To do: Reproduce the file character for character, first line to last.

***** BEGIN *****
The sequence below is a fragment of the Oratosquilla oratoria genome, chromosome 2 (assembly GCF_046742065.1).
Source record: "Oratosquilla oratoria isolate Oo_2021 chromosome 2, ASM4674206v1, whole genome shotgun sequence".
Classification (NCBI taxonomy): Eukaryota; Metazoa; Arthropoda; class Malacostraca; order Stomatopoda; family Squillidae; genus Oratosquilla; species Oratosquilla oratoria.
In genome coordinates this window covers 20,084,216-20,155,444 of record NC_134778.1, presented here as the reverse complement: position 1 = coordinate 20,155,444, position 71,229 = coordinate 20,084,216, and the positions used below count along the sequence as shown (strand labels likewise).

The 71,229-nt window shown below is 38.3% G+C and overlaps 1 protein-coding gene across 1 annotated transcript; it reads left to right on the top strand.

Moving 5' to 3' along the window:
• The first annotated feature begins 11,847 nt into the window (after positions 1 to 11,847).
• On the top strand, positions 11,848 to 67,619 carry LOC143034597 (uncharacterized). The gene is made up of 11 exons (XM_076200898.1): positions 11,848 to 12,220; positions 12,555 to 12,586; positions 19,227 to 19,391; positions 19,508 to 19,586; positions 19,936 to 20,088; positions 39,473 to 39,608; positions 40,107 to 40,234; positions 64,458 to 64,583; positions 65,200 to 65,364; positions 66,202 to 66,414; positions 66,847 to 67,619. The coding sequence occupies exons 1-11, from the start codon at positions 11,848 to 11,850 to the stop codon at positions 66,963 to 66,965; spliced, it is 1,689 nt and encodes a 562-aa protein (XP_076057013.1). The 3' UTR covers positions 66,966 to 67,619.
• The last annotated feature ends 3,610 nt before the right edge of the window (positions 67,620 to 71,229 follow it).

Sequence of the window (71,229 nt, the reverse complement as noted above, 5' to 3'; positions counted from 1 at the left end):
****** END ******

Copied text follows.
The sequence below is a fragment of the Oratosquilla oratoria genome, chromosome 2 (assembly GCF_046742065.1).
Source record: "Oratosquilla oratoria isolate Oo_2021 chromosome 2, ASM4674206v1, whole genome shotgun sequence".
Classification (NCBI taxonomy): Eukaryota; Metazoa; Arthropoda; class Malacostraca; order Stomatopoda; family Squillidae; genus Oratosquilla; species Oratosquilla oratoria.
In genome coordinates this window covers 20,084,216-20,155,444 of record NC_134778.1, presented here as the reverse complement: position 1 = coordinate 20,155,444, position 71,229 = coordinate 20,084,216, and the positions used below count along the sequence as shown (strand labels likewise).

The 71,229-nt window shown below is 38.3% G+C and overlaps 1 protein-coding gene across 1 annotated transcript; it reads left to right on the top strand.

Moving 5' to 3' along the window:
• The first annotated feature begins 11,847 nt into the window (after positions 1 to 11,847).
• On the top strand, positions 11,848 to 67,619 carry LOC143034597 (uncharacterized). The gene is made up of 11 exons (XM_076200898.1): positions 11,848 to 12,220; positions 12,555 to 12,586; positions 19,227 to 19,391; positions 19,508 to 19,586; positions 19,936 to 20,088; positions 39,473 to 39,608; positions 40,107 to 40,234; positions 64,458 to 64,583; positions 65,200 to 65,364; positions 66,202 to 66,414; positions 66,847 to 67,619. The coding sequence occupies exons 1-11, from the start codon at positions 11,848 to 11,850 to the stop codon at positions 66,963 to 66,965; spliced, it is 1,689 nt and encodes a 562-aa protein (XP_076057013.1). The 3' UTR covers positions 66,966 to 67,619.
• The last annotated feature ends 3,610 nt before the right edge of the window (positions 67,620 to 71,229 follow it).

Sequence of the window (71,229 nt, the reverse complement as noted above, 5' to 3'; positions counted from 1 at the left end):